Associate professor, Georgetown University; Author, Fighting to the End: The Pakistan Army’s Way of War
Most analysts contend that the recent Jaish-e-Mohammad attack on an Indian military base in Pathankot was primarily aimed to derail a nascent peace process between India and Pakistan following Prime Prime Minister Narenda Modi's surprise visit to Lahore, in Pakistan's Punjab, last month. While in the tactical sense this is true; there can never be any meaningful peace process with Pakistan because Pakistan's military cannot abandon its baseless claims on Kashmir or accept India as the dominant power in the region. This interpretation of the attack as "peace spoiler" misses the strategic element of the ISI's revival of Jaish-e-Mohammad (usually referred to as "Jaish"), which has been long dormant following a split in the organization in 2001 when the rump of the outfit decided to focus their weapons on the Pakistani state. As I have argued elsewhere, Pakistan's refurbishing of this outfit is not only about prosecuting Pakistan's regional strategies, but it is also a critical component of Pakistan's domestic security strategy.
Jaish-e-Mohammad is a Deobandi Islamist terrorist group with close ties to the Deobandi Afghan Taliban, the Pakistani Taliban, anti-Shia groups such as the Lashkar-e-Jhangvi/Sipah-e-Sahaba-e-Pakistan, and al Qaeda. Pakistan's Inter-Service Intelligence Directorate (ISI) created Jaish by working with several Deobandi terrorists associated with Harkat-ul-Mujahideen to hijack Delhi-bound Indian Airlines flight 814 after it departed Kathmandu in late 1999. The aircraft eventually landed in Kandahar, the base of Afghanistan's Taliban, where terrorists agreed to free the surviving passengers upon the release of three Pakistani terrorists incarcerated in India: Mushtaq Ahmed Zargar, Ahmed Omar Saeed Sheikh and Maulana Masood Azhar.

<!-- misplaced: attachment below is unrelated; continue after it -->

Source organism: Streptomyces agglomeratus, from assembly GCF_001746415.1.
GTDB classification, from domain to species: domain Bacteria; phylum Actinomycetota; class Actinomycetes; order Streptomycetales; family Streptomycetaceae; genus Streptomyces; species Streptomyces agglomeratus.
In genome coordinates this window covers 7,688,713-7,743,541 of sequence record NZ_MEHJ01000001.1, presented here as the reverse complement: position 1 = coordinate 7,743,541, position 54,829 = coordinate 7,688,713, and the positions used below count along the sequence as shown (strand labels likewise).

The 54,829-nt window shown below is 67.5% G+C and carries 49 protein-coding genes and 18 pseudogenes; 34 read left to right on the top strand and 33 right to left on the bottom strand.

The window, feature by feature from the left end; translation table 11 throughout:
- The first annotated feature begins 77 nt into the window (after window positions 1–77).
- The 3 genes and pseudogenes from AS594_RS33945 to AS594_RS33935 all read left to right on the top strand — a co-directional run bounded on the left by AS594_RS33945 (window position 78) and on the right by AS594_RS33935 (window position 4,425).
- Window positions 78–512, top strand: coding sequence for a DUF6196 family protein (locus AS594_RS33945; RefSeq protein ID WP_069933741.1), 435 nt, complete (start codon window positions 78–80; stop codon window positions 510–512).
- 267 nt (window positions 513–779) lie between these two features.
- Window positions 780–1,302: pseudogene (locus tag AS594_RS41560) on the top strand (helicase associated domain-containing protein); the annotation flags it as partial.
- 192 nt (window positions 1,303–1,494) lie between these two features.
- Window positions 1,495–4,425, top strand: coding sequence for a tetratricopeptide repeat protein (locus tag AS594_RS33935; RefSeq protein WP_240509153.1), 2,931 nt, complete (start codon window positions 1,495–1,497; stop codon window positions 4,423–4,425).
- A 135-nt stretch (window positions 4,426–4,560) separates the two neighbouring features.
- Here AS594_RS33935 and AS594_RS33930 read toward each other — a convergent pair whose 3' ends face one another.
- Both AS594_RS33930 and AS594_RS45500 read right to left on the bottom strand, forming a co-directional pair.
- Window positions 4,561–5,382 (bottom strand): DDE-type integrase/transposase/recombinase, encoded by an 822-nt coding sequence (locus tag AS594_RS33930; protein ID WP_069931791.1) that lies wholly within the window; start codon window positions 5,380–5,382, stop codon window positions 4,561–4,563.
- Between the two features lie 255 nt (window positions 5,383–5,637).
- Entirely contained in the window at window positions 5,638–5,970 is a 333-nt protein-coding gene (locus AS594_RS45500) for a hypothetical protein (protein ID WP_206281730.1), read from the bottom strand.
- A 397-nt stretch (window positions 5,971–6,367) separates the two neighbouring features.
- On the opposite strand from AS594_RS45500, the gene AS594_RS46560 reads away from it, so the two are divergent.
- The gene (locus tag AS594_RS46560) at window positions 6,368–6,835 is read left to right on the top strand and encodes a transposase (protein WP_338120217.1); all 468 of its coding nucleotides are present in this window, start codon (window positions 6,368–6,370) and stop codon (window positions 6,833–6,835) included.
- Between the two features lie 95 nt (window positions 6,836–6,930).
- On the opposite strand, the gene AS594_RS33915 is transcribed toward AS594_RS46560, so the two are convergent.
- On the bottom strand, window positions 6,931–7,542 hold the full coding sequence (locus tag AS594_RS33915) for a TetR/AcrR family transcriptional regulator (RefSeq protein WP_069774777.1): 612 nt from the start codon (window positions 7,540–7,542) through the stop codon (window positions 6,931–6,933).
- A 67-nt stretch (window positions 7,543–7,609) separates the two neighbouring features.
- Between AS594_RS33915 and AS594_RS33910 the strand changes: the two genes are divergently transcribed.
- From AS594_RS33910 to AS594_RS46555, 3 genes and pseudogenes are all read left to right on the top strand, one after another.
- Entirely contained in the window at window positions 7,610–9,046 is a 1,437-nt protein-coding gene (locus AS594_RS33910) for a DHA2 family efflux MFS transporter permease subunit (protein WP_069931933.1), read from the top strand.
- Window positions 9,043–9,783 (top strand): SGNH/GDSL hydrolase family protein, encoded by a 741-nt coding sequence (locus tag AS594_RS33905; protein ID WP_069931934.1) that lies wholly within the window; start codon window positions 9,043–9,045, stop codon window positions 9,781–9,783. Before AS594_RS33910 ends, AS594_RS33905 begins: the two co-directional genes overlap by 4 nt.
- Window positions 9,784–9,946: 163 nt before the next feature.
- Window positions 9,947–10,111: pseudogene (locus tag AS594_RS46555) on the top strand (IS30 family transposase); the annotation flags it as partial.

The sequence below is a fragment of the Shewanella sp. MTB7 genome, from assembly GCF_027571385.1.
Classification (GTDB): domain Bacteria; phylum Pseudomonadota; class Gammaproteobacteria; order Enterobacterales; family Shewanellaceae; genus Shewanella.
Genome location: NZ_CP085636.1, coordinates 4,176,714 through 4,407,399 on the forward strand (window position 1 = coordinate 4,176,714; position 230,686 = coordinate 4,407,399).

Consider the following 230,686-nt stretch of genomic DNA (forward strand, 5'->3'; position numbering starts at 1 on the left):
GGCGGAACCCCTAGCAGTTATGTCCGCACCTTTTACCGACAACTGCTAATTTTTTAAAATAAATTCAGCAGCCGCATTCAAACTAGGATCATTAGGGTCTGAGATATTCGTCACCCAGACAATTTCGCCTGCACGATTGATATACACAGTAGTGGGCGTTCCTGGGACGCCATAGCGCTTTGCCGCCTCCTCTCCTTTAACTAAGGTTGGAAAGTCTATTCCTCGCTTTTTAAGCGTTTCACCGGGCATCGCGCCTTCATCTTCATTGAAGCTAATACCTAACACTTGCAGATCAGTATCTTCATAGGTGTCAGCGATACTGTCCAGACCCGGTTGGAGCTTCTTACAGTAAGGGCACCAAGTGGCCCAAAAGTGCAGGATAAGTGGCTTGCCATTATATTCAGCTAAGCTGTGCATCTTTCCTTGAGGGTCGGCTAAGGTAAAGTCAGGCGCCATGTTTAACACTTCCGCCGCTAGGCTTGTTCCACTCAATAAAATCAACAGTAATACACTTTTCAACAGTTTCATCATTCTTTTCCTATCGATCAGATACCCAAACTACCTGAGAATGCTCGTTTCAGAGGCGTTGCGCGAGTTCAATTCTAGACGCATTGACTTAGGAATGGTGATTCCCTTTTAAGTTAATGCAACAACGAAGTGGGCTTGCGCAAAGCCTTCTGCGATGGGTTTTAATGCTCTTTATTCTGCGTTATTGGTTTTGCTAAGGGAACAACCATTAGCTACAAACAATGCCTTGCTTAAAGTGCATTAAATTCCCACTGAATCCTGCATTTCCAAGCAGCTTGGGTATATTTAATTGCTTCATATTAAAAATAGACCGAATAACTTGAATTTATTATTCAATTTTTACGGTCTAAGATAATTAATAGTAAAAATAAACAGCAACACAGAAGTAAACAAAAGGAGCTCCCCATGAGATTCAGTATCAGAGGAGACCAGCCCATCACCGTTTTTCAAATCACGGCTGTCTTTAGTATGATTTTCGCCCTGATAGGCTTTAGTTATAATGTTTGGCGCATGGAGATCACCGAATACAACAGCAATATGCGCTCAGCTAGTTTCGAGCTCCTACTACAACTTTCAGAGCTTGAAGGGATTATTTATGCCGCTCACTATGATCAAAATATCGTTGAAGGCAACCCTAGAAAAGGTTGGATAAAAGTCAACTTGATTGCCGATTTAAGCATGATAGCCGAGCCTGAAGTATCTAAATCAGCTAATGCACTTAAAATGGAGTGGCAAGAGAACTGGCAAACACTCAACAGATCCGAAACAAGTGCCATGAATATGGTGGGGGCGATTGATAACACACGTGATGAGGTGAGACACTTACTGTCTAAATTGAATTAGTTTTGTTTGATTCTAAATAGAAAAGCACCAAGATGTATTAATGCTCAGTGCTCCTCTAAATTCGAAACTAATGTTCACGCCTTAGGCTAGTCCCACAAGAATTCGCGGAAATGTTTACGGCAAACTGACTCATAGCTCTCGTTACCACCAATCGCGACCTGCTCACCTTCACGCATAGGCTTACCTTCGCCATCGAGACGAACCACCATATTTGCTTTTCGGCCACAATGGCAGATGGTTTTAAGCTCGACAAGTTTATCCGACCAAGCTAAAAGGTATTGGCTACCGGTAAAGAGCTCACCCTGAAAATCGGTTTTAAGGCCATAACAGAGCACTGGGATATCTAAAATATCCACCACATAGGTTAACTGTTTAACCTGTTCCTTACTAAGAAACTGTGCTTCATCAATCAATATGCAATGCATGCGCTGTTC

Indian officials delivered these terrorists to Kandahar from which they traveled to Pakistan reportedly ISI escort. After the ISI paraded them about Pakistan as celebrities, Azhar resurfaced in Karachi in January 2000 when he announced the formation of the Jaish from the remnants of other Deobandi terrorist groups. Pakistan's ISI the Jaish to up the ante in Kashmir and to serve as a competitor to Lashkar-e-Taiba (LeT), which the ISI also raised and deployed to Kashmir in the early 1990s to escalate the violence in the state. While LeT pioneered the "high risk mission," the Jaish pioneered the use of suicide attacks in Kashmir in April 2000 in Badami Bagh.